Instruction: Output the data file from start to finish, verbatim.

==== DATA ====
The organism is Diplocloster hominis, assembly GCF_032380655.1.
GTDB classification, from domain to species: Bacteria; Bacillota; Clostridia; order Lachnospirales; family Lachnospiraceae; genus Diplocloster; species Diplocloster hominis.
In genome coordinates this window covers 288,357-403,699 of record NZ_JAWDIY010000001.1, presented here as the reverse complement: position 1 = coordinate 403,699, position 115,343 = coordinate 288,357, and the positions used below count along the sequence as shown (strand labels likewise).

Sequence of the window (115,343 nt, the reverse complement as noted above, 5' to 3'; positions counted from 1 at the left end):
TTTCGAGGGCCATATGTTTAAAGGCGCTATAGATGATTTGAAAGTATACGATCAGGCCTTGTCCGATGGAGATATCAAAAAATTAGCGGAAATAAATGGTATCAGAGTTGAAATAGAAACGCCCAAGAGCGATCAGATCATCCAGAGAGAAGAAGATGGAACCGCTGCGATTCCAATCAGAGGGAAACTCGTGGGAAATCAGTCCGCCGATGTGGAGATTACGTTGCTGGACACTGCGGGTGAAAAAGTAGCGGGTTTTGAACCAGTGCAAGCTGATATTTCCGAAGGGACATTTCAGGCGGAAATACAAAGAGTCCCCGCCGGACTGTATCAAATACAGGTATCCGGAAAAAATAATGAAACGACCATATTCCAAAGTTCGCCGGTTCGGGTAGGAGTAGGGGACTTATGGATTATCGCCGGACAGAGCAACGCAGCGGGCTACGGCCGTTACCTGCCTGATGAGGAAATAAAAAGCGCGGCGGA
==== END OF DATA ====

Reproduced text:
The organism is Diplocloster hominis, assembly GCF_032380655.1.
GTDB classification, from domain to species: Bacteria; Bacillota; Clostridia; order Lachnospirales; family Lachnospiraceae; genus Diplocloster; species Diplocloster hominis.
In genome coordinates this window covers 288,357-403,699 of record NZ_JAWDIY010000001.1, presented here as the reverse complement: position 1 = coordinate 403,699, position 115,343 = coordinate 288,357, and the positions used below count along the sequence as shown (strand labels likewise).

Sequence of the window (115,343 nt, the reverse complement as noted above, 5' to 3'; positions counted from 1 at the left end):
TTTCGAGGGCCATATGTTTAAAGGCGCTATAGATGATTTGAAAGTATACGATCAGGCCTTGTCCGATGGAGATATCAAAAAATTAGCGGAAATAAATGGTATCAGAGTTGAAATAGAAACGCCCAAGAGCGATCAGATCATCCAGAGAGAAGAAGATGGAACCGCTGCGATTCCAATCAGAGGGAAACTCGTGGGAAATCAGTCCGCCGATGTGGAGATTACGTTGCTGGACACTGCGGGTGAAAAAGTAGCGGGTTTTGAACCAGTGCAAGCTGATATTTCCGAAGGGACATTTCAGGCGGAAATACAAAGAGTCCCCGCCGGACTGTATCAAATACAGGTATCCGGAAAAAATAATGAAACGACCATATTCCAAAGTTCGCCGGTTCGGGTAGGAGTAGGGGACTTATGGATTATCGCCGGACAGAGCAACGCAGCGGGCTACGGCCGTTACCTGCCTGATGAGGAAATAAAAAGCGCGGCGGA